Udall Foundation honors CSU students
Colorado State University students Kiloaulani Ka'awa-Gonzales, Arielle Quintana and Katelynne Johnson have been named 2016 Udall Scholars. Each scholarship provides up to $7,000 for the student's junior or senior year in fields related to the environment and to American Indians and Alaska Natives in fields related to health care and tribal public policy.
Ka'awa-Gonzales, a sophomore in the Department of Fish, Wildlife and Conservation Biology in the Warner College of Natural Resources, received his award in the environment category. Quintana, a junior majoring in rangeland ecology in Warner College, and Johnson, a sophomore studying anthropology in the College of Liberal Arts, both received the award in the tribal public policy category.
Quintana also received an honorable mention from the Udall Foundation last year. She is a member of Cochiti Pueblo, one of 19 Native American pueblos in New Mexico, and is helping her tribe restore damaged lands, specifically those within the reservation's jurisdictional and ancestral domain. She recently landed a Pathways internship with the Bureau of Indian Affairs and will be working with the Cochiti Pueblo Department of Natural Resources and Conservation this summer. The prestigious internship brings with it a job offer from the Bureau after she graduates from CSU.
Quintana is secretary of the CSU Rangeland Ecology Club and was recently elected president for the 2016-2017 school year. She is active in Minorities in Agriculture, Natural Resources, and Related Sciences (MANRRS), a national society. Quintana is also a member of the President's Multicultural Student Advisory Committee, which is charged with identifying concerns and opportunities for improvements related to diversity on campus.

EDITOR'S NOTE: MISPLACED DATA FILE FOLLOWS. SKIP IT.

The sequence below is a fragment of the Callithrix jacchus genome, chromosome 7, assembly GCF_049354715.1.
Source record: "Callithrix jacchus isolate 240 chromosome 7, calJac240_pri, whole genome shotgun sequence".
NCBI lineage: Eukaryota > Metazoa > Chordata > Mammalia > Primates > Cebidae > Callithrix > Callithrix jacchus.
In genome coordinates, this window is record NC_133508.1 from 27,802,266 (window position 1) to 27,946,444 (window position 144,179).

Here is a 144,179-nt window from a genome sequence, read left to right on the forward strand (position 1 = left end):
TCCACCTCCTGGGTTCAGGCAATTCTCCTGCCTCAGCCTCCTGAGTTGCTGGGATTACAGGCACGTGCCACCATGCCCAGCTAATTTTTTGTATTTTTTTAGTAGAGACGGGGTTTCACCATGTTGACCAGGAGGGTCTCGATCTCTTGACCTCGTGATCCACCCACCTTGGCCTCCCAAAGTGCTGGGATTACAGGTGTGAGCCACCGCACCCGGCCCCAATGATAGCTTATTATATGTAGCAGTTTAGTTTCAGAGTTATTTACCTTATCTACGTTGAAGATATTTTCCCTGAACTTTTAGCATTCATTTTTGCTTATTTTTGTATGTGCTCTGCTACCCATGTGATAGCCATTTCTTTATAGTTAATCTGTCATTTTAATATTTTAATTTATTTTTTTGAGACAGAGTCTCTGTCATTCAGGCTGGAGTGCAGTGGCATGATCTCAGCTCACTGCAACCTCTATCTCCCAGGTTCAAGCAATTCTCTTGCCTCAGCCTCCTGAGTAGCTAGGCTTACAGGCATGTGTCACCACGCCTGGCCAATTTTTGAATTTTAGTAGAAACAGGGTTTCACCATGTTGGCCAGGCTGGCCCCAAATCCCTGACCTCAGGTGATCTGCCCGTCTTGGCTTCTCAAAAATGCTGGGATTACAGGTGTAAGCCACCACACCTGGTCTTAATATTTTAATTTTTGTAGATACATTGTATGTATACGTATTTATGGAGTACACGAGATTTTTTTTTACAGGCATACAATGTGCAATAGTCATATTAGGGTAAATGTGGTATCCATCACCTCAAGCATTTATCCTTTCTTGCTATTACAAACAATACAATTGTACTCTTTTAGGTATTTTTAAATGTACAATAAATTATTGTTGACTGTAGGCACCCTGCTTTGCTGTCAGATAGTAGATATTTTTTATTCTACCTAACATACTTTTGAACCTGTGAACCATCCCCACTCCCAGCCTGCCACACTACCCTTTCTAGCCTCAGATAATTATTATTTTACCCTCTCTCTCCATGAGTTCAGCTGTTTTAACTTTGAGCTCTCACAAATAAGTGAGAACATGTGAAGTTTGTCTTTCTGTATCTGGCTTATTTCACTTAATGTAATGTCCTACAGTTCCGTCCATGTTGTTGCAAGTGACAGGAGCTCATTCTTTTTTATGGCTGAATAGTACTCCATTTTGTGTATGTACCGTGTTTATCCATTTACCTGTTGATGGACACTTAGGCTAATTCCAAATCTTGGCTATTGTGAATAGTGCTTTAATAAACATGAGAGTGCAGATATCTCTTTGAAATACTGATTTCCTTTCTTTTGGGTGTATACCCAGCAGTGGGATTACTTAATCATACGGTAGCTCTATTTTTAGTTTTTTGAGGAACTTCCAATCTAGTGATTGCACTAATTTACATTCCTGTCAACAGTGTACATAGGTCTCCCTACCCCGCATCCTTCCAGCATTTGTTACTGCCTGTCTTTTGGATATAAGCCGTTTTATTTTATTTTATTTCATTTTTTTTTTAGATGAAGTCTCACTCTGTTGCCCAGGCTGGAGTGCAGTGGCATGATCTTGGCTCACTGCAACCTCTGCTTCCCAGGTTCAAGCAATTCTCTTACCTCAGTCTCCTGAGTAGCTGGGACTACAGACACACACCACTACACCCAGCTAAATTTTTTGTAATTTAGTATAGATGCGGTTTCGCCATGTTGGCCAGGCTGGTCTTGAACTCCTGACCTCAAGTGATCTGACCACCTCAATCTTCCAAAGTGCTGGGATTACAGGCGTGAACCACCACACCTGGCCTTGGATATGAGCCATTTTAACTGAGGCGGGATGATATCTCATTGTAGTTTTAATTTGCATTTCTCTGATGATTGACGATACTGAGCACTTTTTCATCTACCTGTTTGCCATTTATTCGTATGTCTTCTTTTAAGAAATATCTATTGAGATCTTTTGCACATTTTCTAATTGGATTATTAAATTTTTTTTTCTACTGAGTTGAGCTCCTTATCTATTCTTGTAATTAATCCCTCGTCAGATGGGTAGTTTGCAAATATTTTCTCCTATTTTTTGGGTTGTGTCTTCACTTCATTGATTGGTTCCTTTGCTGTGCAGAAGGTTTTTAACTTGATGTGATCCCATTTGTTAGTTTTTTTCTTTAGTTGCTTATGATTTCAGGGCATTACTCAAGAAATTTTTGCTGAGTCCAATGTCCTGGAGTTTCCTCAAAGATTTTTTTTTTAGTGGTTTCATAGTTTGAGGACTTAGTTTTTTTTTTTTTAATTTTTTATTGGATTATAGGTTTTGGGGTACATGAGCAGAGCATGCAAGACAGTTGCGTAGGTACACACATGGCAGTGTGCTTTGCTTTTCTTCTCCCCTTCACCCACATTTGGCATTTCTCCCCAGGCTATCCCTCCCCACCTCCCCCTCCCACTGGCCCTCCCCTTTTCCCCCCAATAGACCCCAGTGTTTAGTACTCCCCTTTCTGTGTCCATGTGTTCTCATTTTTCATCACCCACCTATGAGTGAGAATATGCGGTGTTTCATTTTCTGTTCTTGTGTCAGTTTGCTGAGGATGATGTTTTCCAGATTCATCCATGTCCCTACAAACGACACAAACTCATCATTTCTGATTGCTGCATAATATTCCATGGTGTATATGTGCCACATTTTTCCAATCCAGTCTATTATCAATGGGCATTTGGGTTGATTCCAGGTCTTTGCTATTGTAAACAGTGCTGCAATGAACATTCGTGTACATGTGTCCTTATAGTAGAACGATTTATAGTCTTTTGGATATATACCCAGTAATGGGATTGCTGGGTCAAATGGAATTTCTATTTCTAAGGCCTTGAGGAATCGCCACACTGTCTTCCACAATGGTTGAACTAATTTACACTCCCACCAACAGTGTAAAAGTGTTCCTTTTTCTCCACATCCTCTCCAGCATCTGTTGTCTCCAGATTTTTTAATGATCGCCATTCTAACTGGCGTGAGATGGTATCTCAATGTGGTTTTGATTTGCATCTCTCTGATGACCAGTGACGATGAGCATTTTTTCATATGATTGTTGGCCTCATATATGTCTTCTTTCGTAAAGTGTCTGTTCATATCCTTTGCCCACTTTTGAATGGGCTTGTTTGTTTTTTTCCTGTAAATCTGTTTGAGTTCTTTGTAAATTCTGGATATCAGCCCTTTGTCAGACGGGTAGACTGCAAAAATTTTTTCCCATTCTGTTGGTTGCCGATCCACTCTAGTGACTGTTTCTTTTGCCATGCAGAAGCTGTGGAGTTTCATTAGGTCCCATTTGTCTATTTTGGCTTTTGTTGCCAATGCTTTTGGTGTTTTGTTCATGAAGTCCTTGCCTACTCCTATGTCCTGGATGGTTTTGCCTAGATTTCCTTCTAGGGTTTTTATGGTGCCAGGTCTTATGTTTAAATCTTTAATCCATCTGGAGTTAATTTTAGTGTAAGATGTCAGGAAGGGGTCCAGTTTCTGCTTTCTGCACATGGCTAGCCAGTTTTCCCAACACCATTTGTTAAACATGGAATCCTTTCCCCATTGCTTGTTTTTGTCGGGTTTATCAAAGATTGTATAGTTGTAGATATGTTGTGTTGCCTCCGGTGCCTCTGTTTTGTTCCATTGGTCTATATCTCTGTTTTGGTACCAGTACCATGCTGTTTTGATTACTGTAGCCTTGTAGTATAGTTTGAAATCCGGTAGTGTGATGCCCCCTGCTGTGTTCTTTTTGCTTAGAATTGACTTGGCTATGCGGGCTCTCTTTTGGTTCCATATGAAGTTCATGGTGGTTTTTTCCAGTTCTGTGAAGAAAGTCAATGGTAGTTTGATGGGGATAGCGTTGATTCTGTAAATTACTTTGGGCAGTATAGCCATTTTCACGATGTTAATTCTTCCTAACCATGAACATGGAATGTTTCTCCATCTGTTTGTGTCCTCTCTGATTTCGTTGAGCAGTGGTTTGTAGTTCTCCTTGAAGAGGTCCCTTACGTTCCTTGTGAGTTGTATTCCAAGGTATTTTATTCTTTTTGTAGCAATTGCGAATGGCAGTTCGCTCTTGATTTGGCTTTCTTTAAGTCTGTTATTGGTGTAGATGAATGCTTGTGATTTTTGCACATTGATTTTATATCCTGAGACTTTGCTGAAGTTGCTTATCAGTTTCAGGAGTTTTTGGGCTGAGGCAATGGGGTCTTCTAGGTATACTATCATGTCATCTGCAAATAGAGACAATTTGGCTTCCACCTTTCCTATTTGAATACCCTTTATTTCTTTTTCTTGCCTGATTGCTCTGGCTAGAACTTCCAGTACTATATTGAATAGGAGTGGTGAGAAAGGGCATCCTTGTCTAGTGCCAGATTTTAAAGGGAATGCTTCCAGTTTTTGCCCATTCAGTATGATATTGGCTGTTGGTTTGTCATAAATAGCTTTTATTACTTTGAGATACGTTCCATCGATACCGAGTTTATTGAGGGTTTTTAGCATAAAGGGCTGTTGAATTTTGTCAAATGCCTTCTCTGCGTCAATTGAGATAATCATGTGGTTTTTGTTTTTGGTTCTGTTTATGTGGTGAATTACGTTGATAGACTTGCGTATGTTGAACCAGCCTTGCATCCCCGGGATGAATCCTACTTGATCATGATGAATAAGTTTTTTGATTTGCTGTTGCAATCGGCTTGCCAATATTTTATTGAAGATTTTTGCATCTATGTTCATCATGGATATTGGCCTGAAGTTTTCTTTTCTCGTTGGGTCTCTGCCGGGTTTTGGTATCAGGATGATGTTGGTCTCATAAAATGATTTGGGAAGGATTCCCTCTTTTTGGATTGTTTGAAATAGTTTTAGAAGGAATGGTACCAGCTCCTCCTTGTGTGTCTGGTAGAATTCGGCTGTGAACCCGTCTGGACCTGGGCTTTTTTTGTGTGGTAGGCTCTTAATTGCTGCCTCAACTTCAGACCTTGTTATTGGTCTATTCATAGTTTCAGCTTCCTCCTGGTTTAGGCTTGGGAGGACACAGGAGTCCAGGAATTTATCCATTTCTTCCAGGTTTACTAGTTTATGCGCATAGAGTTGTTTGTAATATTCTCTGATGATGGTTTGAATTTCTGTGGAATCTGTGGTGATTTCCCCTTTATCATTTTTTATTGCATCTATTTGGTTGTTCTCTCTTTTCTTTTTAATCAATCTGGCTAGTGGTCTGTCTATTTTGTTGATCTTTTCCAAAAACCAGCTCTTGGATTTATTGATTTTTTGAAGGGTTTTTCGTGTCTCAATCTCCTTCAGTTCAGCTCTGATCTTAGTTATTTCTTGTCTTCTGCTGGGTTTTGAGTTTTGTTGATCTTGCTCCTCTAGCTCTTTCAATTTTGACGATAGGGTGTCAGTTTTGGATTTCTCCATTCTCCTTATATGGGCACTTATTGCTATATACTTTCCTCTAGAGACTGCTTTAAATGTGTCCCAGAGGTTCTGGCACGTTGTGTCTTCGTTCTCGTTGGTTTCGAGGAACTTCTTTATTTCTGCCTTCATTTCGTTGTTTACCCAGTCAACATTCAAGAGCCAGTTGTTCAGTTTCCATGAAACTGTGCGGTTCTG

Johnson, a member of Laguna Pueblo also in New Mexico, is active in CSU's Native American Cultural Center and the Anthropology Club. She is the recipient of a Native American Legacy Award and has helped repatriate native artifacts at Chaco Culture National Historic Park in New Mexico.
Johnson plans to work for the National Parks Service after she graduates.
Ka'awa-Gonzales hails from Moloka'i, Hawaii, and has worked with the Nature Conservancy Land Trust. He wants to help improve the cultural connection in environmental jobs in Hawaii; this means, among other things, that he'd like to see more native Hawaiians in these jobs.
Ka'awa-Gonzales works as a Resident Assistant at CSU. He is also the recipient of scholarships from Nordstrom, Coca-Cola and Ka Hikina O'Ka La, and was recently elected president of MANRRS.
This is the largest number of Udall Scholars that have been selected from CSU to date. Sixty students from 49 colleges and universities were named Udall Scholars this year. The 2016 scholars were selected from 482 candidates nominated by 227 colleges and universities.
As part of the Udall program, the CSU students will participate with others in a Scholar Orientation in August in Tucson, Arizona. Scholars work together on a case study, learn new ways to collaborate, and build community with each other, Udall alumni, and professionals working on environmental and tribal issues.
About the Udall Foundation
Established by Congress in 1992, the Udall Foundation is a federal agency which awards scholarships, fellowships and internships for study in fields related to the environment and to American Indians and Alaska Natives in fields related to health care and tribal public policy. Since the first awards in 1996, the Udall Foundation has awarded 1,524 scholarships totaling more than $7.7 million. The agency honors the legacy of Morris K. Udall's 30 years of service in the U.S. House of Representatives.